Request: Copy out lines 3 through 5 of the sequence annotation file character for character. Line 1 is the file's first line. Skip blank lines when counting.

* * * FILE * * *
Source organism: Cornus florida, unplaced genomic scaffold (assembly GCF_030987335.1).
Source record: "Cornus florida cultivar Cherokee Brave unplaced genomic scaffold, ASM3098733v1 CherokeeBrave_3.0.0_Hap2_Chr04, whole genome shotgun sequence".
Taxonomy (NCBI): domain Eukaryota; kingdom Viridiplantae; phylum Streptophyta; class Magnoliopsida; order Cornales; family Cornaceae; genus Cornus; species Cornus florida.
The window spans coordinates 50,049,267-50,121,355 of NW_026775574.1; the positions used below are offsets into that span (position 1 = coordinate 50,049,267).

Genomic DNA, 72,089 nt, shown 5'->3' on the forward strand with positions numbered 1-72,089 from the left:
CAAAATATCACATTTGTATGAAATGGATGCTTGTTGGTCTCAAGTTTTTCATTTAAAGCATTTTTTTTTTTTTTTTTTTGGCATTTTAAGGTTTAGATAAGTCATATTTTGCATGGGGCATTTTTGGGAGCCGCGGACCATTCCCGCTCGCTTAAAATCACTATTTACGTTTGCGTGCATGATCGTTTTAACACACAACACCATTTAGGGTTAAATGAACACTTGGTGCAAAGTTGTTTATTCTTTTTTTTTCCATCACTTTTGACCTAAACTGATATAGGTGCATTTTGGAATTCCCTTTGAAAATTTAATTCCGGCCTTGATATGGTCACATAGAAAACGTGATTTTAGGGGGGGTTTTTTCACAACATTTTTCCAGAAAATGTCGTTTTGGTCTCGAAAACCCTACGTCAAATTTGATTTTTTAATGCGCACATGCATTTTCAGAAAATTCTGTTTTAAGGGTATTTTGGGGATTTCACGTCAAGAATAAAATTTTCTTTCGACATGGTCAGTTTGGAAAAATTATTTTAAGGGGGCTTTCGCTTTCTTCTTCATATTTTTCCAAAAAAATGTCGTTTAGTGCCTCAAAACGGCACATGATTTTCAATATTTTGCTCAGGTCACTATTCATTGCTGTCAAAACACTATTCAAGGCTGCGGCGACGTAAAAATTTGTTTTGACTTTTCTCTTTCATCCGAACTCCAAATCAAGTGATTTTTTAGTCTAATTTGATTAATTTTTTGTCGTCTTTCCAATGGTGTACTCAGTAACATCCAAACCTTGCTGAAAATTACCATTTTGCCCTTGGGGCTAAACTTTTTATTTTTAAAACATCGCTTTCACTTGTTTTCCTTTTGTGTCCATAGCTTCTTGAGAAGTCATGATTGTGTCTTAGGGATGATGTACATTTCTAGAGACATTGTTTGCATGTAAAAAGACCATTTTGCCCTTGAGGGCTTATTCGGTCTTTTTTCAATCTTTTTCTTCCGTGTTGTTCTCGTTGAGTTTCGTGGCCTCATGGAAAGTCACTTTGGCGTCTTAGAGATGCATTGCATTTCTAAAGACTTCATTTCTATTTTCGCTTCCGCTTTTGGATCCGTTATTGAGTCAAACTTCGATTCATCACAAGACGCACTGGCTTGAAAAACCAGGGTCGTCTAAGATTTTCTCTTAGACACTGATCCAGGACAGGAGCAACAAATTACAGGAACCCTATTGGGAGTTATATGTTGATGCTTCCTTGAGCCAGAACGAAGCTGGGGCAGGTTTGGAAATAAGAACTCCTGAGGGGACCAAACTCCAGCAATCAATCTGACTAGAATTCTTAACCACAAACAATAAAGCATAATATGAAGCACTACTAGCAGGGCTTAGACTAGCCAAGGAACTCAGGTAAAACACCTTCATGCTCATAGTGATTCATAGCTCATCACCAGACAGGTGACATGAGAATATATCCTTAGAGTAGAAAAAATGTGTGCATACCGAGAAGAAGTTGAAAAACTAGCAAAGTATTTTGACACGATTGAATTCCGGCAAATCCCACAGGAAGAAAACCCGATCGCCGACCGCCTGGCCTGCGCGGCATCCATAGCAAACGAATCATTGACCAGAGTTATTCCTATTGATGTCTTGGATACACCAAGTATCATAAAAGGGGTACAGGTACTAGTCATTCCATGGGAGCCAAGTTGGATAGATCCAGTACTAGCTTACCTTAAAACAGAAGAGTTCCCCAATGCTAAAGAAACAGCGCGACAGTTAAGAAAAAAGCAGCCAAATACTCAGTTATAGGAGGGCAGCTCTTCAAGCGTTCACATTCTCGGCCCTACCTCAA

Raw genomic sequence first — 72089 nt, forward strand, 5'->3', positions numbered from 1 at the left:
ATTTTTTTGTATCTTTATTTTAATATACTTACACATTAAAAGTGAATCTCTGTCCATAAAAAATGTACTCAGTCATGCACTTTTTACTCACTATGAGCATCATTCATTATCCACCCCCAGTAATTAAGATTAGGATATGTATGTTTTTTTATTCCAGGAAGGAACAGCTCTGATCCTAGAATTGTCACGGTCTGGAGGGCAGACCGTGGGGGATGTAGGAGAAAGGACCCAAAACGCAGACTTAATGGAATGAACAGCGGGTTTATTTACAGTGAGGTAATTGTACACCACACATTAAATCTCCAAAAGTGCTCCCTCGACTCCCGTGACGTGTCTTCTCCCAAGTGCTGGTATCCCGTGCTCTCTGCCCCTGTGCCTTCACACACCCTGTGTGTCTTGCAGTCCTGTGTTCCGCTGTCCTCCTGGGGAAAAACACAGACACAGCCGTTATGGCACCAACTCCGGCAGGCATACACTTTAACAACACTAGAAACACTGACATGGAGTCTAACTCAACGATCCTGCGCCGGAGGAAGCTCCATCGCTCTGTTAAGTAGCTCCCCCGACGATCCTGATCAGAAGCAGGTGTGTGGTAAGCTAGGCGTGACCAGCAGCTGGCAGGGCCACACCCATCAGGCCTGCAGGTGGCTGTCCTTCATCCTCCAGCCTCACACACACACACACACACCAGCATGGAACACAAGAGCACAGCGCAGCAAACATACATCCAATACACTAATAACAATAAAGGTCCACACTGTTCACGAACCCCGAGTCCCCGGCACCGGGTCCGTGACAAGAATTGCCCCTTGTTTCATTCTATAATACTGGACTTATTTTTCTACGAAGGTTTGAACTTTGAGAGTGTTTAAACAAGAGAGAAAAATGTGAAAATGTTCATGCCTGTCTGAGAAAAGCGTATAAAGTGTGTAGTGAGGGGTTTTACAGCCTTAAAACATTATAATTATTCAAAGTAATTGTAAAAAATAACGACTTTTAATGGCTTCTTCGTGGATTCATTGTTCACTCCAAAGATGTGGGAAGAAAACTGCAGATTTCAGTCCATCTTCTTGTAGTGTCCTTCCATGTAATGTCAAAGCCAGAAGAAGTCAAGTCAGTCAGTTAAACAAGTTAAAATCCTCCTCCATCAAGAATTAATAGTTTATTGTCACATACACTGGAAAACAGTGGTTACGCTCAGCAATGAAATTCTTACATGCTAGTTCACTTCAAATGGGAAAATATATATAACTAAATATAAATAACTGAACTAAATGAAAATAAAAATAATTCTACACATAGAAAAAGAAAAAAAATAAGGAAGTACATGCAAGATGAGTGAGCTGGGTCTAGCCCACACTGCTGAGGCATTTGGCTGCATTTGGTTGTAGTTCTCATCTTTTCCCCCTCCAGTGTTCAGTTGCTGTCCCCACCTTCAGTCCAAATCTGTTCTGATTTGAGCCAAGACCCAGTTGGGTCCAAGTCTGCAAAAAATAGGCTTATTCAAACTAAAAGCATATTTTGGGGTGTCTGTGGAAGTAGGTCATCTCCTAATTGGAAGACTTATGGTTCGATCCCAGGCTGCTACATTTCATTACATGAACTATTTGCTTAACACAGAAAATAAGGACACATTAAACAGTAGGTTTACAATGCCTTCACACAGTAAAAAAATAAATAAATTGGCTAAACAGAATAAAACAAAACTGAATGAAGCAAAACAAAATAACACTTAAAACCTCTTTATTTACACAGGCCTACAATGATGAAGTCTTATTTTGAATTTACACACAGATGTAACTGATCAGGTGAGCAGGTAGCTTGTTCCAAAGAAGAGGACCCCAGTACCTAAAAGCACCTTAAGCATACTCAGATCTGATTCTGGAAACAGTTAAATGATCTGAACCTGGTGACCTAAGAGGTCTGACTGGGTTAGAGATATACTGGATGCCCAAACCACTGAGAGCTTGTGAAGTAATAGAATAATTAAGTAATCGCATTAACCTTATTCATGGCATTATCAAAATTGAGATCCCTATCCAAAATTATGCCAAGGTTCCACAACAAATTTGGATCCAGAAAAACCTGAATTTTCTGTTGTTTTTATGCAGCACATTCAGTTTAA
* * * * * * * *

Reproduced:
Taxonomy (NCBI): domain Eukaryota; kingdom Viridiplantae; phylum Streptophyta; class Magnoliopsida; order Cornales; family Cornaceae; genus Cornus; species Cornus florida.
The window spans coordinates 50,049,267-50,121,355 of NW_026775574.1; the positions used below are offsets into that span (position 1 = coordinate 50,049,267).

Genomic DNA, 72,089 nt, shown 5'->3' on the forward strand with positions numbered 1-72,089 from the left: